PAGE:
Papers are traditionally described in weight to illustrate how heavy and how thick the paper is to touch. Naturally the same goes for photographic papers. The method that suppliers use to rate the weight of the paper is pretty simple. It is achieved by given the paper the weight per square metre or in short GSM (grams per square metre g/m²) to describe the paper matter density. Common belief is that the heavier the paper is, the better its quality is due to feeling thicker to touch.
This method is often misleading especially when talking about photo papers as opposed to plain copier paper. Photographic papers are specialised media that are available in different shapes and more to the point, they are created using different manufacturing technologies which on occasion make GSM weight irrelevant in determining the quality of the paper.
To start with, we have the matte coated paper and the cast coated paper (instant dry paper). These two combine a regular paper with an Inkjet coating receiving layer which is applied directly on the “naked” paper. In this case, the weight of these papers will indeed reflect the thickness. Meaning that a 160gsm paper will feel thinner than the 260gsm paper
However there is another type of photographic paper, the microporous or nanoporous coated paper that are becoming more and more popular. These papers are superior to the cast coated and matt coated paper for two important reasons:
1. The microporous coating has a better compatibility with all inks and will provide a better image with more sub tones and colours.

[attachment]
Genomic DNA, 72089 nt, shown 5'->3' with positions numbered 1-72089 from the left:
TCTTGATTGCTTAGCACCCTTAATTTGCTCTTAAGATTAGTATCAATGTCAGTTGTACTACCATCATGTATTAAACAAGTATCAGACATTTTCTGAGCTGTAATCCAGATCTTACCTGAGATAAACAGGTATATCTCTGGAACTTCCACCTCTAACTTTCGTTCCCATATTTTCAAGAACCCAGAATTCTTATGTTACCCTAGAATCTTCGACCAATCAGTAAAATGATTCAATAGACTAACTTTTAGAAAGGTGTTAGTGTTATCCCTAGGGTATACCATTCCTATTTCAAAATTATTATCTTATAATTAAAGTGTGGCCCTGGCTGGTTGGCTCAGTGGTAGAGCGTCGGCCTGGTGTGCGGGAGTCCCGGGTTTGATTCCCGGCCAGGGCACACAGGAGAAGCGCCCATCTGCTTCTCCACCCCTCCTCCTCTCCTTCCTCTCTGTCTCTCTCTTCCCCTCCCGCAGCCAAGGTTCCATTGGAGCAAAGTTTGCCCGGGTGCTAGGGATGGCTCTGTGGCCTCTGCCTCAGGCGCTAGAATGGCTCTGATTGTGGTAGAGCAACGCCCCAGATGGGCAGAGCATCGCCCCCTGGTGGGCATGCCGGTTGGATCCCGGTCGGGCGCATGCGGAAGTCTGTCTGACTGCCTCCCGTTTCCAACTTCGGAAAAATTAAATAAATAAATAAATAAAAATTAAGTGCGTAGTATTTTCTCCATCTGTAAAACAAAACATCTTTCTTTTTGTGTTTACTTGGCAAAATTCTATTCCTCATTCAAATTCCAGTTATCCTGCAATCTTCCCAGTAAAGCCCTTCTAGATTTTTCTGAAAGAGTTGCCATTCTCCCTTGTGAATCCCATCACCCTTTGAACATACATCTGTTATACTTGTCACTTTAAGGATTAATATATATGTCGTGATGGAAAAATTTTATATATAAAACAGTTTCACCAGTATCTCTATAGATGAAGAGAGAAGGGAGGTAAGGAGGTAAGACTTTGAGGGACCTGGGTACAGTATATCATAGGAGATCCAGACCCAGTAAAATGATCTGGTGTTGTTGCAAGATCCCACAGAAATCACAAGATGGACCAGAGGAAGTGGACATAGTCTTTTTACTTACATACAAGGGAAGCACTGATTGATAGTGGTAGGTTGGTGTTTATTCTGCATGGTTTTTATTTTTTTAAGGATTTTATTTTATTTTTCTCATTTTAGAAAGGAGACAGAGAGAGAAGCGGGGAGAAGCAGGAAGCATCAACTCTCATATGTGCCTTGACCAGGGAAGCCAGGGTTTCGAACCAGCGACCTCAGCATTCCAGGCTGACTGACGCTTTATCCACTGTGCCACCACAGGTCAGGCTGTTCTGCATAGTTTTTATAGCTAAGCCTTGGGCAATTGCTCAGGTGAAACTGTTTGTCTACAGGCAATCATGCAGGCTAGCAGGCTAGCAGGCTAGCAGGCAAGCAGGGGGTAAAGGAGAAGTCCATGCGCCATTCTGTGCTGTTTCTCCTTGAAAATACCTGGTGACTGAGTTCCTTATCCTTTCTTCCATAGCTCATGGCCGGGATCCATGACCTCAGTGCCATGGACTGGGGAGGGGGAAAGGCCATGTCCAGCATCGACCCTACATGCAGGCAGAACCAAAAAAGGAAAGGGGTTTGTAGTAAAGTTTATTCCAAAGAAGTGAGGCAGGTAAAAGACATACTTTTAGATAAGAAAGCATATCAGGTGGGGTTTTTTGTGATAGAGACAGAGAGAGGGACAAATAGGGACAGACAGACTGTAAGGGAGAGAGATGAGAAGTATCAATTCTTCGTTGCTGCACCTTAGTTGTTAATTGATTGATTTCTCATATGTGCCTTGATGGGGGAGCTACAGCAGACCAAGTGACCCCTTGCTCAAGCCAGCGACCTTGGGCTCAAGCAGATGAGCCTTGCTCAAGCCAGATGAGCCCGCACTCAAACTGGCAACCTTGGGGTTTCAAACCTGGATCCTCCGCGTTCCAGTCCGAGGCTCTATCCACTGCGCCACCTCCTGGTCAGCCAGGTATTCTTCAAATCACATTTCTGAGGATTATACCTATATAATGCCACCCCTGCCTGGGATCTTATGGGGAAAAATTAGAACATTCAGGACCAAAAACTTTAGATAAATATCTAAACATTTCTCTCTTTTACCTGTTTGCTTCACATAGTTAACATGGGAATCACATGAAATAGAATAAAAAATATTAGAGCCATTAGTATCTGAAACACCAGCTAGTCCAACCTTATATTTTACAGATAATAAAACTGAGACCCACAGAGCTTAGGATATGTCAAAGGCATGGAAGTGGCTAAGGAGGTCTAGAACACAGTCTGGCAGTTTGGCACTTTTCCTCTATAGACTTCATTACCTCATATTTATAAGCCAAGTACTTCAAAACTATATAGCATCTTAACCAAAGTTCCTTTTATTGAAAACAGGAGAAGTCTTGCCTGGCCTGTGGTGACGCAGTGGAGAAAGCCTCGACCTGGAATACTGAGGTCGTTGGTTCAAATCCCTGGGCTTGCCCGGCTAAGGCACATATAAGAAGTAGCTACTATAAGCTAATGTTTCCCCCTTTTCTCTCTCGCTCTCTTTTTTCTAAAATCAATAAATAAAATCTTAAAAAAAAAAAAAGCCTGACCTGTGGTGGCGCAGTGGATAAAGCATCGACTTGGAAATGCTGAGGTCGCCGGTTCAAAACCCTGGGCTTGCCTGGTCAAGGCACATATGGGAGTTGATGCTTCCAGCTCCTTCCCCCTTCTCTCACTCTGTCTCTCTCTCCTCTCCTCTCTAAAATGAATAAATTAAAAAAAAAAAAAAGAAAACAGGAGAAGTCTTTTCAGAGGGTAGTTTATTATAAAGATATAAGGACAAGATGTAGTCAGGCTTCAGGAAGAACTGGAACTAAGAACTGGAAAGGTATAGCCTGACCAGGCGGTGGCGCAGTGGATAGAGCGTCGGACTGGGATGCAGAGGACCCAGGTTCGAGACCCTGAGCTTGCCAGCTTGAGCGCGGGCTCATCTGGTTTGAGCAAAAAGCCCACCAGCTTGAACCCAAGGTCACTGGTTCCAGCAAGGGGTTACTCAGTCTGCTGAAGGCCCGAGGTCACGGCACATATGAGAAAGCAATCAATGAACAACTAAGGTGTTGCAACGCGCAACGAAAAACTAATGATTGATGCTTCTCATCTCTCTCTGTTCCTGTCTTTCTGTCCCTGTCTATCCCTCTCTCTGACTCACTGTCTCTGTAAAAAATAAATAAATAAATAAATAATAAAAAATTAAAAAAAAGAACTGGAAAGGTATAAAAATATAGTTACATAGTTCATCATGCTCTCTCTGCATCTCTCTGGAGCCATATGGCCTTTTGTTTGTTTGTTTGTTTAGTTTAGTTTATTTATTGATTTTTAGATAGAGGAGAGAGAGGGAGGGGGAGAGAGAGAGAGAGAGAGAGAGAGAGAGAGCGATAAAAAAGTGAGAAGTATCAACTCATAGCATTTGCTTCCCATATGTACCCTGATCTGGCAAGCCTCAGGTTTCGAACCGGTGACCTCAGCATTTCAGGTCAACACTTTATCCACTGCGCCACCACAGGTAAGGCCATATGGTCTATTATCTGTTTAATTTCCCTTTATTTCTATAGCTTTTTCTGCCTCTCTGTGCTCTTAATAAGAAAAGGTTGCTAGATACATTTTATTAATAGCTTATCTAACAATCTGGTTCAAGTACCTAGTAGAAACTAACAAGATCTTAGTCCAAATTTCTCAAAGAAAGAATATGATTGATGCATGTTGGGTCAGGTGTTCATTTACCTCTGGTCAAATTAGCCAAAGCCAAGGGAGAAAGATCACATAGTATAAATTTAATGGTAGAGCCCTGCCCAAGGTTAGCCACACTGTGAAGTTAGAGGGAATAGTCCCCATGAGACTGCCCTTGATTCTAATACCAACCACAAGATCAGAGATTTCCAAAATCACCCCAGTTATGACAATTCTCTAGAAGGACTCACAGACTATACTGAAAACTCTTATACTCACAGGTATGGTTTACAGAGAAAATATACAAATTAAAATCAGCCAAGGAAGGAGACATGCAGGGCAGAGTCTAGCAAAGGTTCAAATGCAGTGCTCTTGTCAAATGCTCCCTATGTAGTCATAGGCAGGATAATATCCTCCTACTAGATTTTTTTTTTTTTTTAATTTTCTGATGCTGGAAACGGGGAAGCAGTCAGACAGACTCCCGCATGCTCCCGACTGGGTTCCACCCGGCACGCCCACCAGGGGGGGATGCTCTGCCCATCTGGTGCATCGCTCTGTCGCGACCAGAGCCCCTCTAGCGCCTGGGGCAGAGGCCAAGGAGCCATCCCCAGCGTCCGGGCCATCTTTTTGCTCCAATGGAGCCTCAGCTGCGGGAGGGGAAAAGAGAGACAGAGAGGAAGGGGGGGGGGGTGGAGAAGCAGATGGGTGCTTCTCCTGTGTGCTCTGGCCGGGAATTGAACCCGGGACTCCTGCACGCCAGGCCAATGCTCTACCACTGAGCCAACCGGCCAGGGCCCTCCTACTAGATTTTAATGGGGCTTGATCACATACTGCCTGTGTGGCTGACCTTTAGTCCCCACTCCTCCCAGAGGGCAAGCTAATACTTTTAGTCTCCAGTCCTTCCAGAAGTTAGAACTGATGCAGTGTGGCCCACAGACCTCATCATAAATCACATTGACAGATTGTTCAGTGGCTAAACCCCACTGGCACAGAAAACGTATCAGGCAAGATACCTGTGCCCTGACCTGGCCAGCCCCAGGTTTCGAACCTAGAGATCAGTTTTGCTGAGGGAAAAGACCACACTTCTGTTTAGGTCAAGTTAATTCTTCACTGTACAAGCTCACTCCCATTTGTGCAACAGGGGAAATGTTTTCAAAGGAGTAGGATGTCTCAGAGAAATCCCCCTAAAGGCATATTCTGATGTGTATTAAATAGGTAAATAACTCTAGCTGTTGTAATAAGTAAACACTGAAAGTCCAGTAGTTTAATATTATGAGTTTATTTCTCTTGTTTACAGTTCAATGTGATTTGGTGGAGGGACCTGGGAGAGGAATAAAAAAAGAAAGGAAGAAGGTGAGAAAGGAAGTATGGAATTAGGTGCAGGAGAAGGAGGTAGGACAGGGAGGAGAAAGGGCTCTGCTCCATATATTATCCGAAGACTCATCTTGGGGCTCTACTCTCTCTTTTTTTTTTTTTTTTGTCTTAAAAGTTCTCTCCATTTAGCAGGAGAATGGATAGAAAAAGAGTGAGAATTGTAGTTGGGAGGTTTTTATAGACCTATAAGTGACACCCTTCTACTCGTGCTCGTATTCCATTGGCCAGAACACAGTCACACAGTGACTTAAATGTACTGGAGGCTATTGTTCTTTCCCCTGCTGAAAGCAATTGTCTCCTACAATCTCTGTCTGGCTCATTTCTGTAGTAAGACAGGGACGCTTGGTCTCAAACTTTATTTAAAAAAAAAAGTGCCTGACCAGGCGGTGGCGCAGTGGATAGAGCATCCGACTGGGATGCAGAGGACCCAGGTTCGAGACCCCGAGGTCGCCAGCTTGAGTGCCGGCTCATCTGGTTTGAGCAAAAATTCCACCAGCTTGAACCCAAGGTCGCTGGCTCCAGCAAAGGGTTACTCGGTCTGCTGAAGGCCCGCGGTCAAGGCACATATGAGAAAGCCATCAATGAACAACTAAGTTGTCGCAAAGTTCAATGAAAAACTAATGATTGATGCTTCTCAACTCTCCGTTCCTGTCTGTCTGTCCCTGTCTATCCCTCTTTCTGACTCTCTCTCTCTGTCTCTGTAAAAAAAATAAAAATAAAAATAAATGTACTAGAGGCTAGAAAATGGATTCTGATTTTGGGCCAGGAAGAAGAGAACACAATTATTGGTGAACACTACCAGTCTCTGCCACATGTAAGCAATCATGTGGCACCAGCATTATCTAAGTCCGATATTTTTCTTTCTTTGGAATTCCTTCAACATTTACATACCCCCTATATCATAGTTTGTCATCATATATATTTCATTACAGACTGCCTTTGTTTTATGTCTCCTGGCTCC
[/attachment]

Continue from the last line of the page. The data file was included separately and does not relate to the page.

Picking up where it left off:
2. The paper has a totally different base material. It contains a pressed paper with a polyethylene thin coating on both sides to protect the paper from moist and give it stability. Naturally these papers will be heavier than they feel as they contain pressed paper and polymer coating which is heavier than paper though thinner.
So what we got here is a bit of confusion.
Individuals who have bought a 260gsm paper with cast coated technology or matt coated paper will get quite a heavy feel paper due to it thickness. On the other hand an equivalent 260gsm microporous paper with a PE (polyethylene) base will feel lighter due to the fact that it is thinner despite being of the same weight.
Due to this reason films are measured in calliper (thickness) and rated in microns. Photographic papers on the other hand still display the traditional weight scoring which will probably need to change very soon to reflect the correct description of the paper. Quality therefore can be attributed to the coating technology rather than to the weight of the paper in GSM.